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How to add (almost) any codepen to your WordPress website

How do I take a codepen and use it on my site? This tutorial is for beginners so they will know what to do when adapting the pen.

Disclaimer: I will be using Divi for this one because that’s what my site ended up having the most tutorials for, but this will work in any page builder as long as you use the equivalent module/block/widget.

I’ve seen this question asked a lot in the WP groups I frequent: “How do I take this codepen and use it on my site?”

The fb post I had started to help with was wondering about this pen in particular. https://codepen.io/suth_a/pen/ExbyvjK

And check out the working demo page here

So yeah, let’s break this down.

This tutorial will be aimed at beginners who are not as well versed in all the languages and how they work together. I’ll explain the basics here.

HTML5, or the language of modern websites, are basically made with 3 different coding languages (or script, or markup, depending on who you ask) HTML, CSS, and JavaScript.

HTML is the basic structure. It’s what wraps the content so the other two languages can find their places. CSS is what makes the design. It gives instructions on how the HTML should be displayed. JS is what gives it interactivity. JS can detect what the user is doing and react accordingly.

All three have advanced syntaxes that people have put together so it’s easier to write, but usually needs a compiler for it to render.

Common ones are like HAML or even the Emmet plugin for writing quick HTML, and SASS, SCSS, (which you can learn here) or LESS can be compiled into CSS, and there are tons of JS libraries that allow you to write for certain things more easily than just vanilla JS, such as jQuery or Svelte, and to get into special purpose libraries, GSAP, MagicScroll, etc. So you load the library, and write the JS that uses that library. (Node, React, and Angular are more full stack-y, so I didn’t include them in this quick list)

OK. That’s enough background info. Let’s get into the pen itself.

Watch the video below, or just keep reading to see it in written step-by-step form.

Looking at the pen, you will see three windows on top.

  • Left: HTML
  • Center: CSS
  • Right: JS

(Remember the three web languages?)

So, what you’re seeing there is the HTML structure needed for the JS to find the target and do its thing. The CSS style sheet that allows the space to be large enough to work, and the JS itself.

We can start easily by adding the html to a code module, and if you don’t want to add the CSS site-wide then just drop it inside style tags.

BUT, remember, in order for any non-vanilla JS to work, you’d need to load the library first. So, check out what’s been loaded by clicking on the small cog on top of the JS window. Ah, GSAP, JQ, and Physics2D. We’ll need to load those too.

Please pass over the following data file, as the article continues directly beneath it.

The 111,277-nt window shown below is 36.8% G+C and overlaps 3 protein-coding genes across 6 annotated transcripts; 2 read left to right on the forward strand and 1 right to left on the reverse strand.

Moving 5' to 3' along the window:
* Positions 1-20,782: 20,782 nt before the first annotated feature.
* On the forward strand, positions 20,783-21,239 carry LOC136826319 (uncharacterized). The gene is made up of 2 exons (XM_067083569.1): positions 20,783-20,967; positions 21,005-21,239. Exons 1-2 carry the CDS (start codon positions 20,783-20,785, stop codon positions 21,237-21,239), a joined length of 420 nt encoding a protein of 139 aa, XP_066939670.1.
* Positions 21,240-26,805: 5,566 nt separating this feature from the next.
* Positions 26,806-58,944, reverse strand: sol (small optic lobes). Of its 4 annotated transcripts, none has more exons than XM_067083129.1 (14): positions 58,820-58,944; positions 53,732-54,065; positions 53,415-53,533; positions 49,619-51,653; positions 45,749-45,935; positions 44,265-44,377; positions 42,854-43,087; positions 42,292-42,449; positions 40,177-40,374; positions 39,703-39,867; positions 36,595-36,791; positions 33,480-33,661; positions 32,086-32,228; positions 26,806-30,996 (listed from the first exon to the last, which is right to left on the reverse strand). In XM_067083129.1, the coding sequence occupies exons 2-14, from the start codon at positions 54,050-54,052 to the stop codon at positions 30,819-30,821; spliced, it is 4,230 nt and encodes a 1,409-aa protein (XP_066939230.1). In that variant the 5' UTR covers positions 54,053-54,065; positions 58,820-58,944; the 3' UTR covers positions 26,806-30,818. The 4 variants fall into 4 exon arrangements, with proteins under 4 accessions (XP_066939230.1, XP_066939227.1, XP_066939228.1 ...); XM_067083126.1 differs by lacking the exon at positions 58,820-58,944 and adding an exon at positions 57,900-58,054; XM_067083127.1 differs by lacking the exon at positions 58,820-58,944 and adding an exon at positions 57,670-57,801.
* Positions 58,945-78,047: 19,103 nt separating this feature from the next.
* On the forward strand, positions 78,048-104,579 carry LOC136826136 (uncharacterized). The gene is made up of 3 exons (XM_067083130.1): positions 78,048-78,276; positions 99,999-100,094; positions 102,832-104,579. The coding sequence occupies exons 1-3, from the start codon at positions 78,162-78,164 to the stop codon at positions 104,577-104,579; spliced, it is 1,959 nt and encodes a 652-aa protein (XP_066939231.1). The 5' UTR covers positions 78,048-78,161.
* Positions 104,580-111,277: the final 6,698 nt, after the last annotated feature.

To load a JS library, usually the GitHub page or wherever it lives will have something like a cdn link you can use to enqueue it in WP.

(Note: cdn links are good because if it’s a popular library like jQuery or GSAP, chances are users will already have it cached in their computers, so your load times will reap the benefits. But it will cause problems if the site has to be accessed from China due to the Great Firewall, so just keep that in mind.)

Here’s how you enqueue it in WP. (If you’re using a child theme or a custom plugin, and you can edit the functions.php file) This will apply site-wide. 

/* This should be INSIDE the php file inside the php declarations */
add_action('wp_footer', 'your_function_nametwo');
function your_function_nametwo(){
  wp_enqueue_script( 'jquery00', 'https://cdnjs.cloudflare.com/ajax/libs/jquery/3.6.0/jquery.min.js' );
};

Here’s how you add it via html. (In a code module, or just in the theme settings) If it’s in a code module, it’ll just apply to that page. If you add it in the footer, then it’ll be site-wide.

<script src="https://cdnjs.cloudflare.com/ajax/libs/jquery/3.6.0/jquery.min.js"></script>


In the case of this pen, load all three libraries. (NOTE: I just realized this after trying this live, that the physics2D doesn’t work without a GSAP membership (it’s a premium library) so just the first two..)

Then add the JS inside a script tag.

To put everything into ONE code module here’s what you can copy paste into a code module:

<div id="panel">
  <canvas id="magic-dust"></canvas>
</div>
<style>
#panel {
  width: 100%;
  height: 100vh;
  background-color: #000;
}
</style>
<script src="https://cdnjs.cloudflare.com/ajax/libs/gsap/3.9.1/gsap.min.js"></script>
<script src="https://cdnjs.cloudflare.com/ajax/libs/jquery/3.6.0/jquery.min.js"></script>
<script>
    var end_panel = document.querySelector("#panel");
    var end_cv = document.getElementById("magic-dust");
    var end_ctx = end_cv.getContext("2d");